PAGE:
The central pillar of Unto the End is the hand-crafted, nuanced combat system. Developer 2 Ton Studios has dubbed it a “read-react” form of combat with tough, intelligent enemies and attempted to capture the essence of being in a fight, then delivering that feeling to the player. If the studio can deliver the combat system it promises then it could offer fresh competition to 3D combat games.

More often than not, action-adventure, melee-focused games that feature deep, engaging combat usually get compared to Dark Souls in one way or another. Unto the End is no different. Whilst the game is in 2D and therefore can not utilise the 3D combat-circle system where the player can lock onto a target and them circle around them, the title does share the Souls-like punishing, brutal combat. Unto the End, however, offers clear distinctions, namely that the player is the hero, not the character. 2 Ton Studios has emphasised further this with the thoughtfully created minimalism art design; the hero and human characters do not have facial features. The studio has chosen to let the combat speak for itself, confidently omitting to design the protagonist with extravagant armour because he is merely a vessel for the player.

Unto the End

2 Ton Studios co-director Stephen Danton noted that a popular approach from game developers is to focus on making fights look aesthetically pleasing, but at the cost of feel. He added that the issue with this is that players watch beautiful free-flowing combat scenes while pressing the odd button. However, that type gameplay makes the hero the star of the game, not the player. For example, games such as the Batman: Arkham series, Marvel’s Spider-ManGod of War, and Ryse: Son of Rome all have some of the most stunning free-flow combat in modern times, but all require relatively low-maintenance button-pressing to continue the flow of enemies dropping to the ground.

Instead, Danton recently told OnlySP that he “wanted combat to be about you. Your measure of risk and reward, moment to moment decisions, keeping cool under pressure, staying aware of your surroundings while focusing on the threat right in front of you.”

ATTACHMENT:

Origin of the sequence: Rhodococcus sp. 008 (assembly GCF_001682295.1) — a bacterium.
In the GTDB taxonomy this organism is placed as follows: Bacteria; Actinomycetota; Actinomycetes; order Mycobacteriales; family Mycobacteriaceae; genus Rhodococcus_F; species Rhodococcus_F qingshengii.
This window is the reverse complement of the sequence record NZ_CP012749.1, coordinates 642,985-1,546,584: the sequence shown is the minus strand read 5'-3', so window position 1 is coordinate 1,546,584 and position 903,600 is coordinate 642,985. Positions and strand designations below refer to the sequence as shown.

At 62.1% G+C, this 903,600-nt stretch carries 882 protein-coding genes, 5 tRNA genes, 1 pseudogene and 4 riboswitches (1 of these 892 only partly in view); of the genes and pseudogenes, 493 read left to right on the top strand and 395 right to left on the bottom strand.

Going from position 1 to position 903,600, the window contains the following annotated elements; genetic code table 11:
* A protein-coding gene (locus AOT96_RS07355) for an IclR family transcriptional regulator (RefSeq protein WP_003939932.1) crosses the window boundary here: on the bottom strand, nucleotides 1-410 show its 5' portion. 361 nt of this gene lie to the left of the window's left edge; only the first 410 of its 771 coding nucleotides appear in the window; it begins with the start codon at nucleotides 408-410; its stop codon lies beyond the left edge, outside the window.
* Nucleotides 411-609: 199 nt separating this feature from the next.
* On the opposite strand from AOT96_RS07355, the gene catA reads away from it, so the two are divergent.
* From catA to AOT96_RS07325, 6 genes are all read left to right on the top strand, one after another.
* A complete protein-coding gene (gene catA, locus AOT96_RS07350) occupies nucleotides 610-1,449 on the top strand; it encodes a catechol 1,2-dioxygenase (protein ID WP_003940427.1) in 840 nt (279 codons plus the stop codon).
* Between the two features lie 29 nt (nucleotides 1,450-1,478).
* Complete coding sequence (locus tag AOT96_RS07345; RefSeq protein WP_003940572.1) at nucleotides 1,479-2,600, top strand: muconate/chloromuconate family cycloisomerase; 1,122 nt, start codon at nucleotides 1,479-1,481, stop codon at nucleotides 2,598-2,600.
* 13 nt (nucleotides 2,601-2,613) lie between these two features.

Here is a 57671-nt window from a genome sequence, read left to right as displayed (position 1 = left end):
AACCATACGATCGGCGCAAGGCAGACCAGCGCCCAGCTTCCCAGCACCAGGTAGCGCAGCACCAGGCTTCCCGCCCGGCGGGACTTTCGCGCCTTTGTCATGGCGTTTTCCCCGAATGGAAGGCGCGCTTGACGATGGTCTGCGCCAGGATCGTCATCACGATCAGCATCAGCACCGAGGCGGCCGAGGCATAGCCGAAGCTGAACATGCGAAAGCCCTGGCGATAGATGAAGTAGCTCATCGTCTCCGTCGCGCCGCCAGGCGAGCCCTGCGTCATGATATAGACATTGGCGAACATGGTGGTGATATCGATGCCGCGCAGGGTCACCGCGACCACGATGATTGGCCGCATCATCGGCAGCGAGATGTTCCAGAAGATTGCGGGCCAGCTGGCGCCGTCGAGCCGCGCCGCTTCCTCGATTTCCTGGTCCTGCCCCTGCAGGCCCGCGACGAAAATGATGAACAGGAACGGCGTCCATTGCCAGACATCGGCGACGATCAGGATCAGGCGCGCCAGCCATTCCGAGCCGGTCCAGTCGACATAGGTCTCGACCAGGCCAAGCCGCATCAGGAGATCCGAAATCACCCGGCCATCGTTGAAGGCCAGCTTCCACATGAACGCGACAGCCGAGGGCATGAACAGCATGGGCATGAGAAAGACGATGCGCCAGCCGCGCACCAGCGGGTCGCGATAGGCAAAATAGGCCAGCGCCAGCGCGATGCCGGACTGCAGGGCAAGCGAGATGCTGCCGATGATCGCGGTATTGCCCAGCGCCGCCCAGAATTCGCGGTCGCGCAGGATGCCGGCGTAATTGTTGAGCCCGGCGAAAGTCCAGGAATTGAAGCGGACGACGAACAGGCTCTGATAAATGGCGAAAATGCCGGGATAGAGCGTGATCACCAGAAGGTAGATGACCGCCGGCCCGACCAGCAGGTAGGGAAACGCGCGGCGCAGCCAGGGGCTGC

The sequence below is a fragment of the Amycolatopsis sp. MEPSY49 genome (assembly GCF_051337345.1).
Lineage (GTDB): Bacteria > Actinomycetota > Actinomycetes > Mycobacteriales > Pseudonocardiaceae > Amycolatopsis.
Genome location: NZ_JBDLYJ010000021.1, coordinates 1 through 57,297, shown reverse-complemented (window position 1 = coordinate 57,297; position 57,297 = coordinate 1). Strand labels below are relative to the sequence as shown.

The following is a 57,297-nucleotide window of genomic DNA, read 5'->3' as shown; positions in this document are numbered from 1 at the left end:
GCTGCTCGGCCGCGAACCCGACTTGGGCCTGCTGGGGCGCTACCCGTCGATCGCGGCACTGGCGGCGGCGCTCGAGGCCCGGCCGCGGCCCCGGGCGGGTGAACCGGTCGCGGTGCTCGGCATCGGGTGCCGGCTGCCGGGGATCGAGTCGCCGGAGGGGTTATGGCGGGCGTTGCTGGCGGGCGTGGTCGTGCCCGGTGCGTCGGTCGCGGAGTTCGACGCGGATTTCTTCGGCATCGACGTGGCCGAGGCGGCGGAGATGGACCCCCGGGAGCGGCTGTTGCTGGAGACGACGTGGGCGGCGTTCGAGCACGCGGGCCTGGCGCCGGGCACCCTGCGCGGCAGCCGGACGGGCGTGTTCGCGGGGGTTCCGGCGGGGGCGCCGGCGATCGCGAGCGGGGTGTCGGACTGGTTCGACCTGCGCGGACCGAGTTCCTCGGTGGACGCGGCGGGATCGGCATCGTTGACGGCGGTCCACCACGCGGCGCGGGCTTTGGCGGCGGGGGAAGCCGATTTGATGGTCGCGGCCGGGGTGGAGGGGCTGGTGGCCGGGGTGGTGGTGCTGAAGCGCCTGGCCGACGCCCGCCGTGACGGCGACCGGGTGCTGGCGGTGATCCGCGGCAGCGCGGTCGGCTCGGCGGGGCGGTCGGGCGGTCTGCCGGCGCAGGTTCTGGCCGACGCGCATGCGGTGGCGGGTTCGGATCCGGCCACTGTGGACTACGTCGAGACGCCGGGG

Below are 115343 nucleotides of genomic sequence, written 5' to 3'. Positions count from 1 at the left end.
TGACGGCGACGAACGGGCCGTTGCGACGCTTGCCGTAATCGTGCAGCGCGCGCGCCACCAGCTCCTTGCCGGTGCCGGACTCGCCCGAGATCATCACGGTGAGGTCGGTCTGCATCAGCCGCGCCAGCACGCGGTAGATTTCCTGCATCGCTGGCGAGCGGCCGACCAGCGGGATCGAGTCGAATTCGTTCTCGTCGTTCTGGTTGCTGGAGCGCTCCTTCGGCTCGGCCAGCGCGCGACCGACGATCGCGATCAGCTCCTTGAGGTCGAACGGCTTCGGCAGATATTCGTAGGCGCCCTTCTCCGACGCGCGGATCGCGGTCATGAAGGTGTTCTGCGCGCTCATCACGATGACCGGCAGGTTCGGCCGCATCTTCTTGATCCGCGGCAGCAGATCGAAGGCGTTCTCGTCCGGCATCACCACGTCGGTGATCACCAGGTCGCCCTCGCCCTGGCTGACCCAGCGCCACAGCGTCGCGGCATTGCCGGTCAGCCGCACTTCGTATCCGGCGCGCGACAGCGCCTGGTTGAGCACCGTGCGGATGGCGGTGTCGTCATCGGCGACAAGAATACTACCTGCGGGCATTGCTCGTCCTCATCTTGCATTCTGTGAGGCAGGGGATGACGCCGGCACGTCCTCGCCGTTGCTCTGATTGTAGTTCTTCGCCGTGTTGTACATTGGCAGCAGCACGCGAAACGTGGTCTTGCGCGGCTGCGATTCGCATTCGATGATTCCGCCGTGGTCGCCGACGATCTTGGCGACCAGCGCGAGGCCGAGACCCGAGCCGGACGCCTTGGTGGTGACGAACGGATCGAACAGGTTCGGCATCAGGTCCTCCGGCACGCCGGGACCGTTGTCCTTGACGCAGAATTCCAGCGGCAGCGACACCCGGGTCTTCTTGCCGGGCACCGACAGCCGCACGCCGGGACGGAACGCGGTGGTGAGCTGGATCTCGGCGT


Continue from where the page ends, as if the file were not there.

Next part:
The title’s hand-crafted combat has been designed to capture the feeling of being in a fight and give it the respect it deserves. For 2 Ton Studios, that meant finding a balance between skillful inputs and great-looking action. Additionally, the studio recognised that controllers can not capture the considerate movements of the human body, but also had to design a system that did not require supernatural finger dexterity either. Therefore, by focusing on capturing the intensity of melee combat, the studio forces players to step into the role of a master sword-wielder. Defeating enemies will be truly down to players’ skills at the battle.

Unto the End

Furthermore, Unto the End‘s 2D view allows 360-degree vision over the battlefield at all times, meaning players can effectively read and react to high and low attacks, whilst also judging left-right distance. 3D combat games suffer from issues with the player’s field of view blocking what is behind them unless they physically turn around. Of course, while such a system is far more realistic, it reduces the number of possible stimuli a player can see at any one time. In Unto the End, however, players will need to monitor enemies all around them at all times—a system heavily inspired by legendary veteran Shigeru Miyamoto.

Additionally, the side-on view allows players to evaluate the world and leverage terrain, especially when navigating through environmental puzzles. Unto the End‘s gameplay features a stream of puzzles that are mostly solved via combat encounters but reward players for expansive thinking and which skills they choose. The title also features practical solutions to challenges. Not all enemies must be eliminated to progress through the story; some can be befriended, and for others, the best option is to flee.

Unto the End

Unto the End has altered my perception about what 2D combat games can offer. I have always perhaps ignorantly believed that 3D, action-adventure combat games were inherently better due to the free-flow combat moves as well as the combat-circle, and first- and third-person camera angles offer more realistic combat sequences. However, 2 Ton Studios has developed a unique IP complete with intelligent AI and intriguing environmental puzzles. I am excited to get my hands on this 2D adventure, and I hope that it awakens a newfound love for 2D combat games.

Steve Carman
Steve's two passions are journalism and gaming, and he enjoys playing Indies, RPG, and Action/Adventure games on PC and consoles. He can also often be found sharing his views on the industry @stevecgames.

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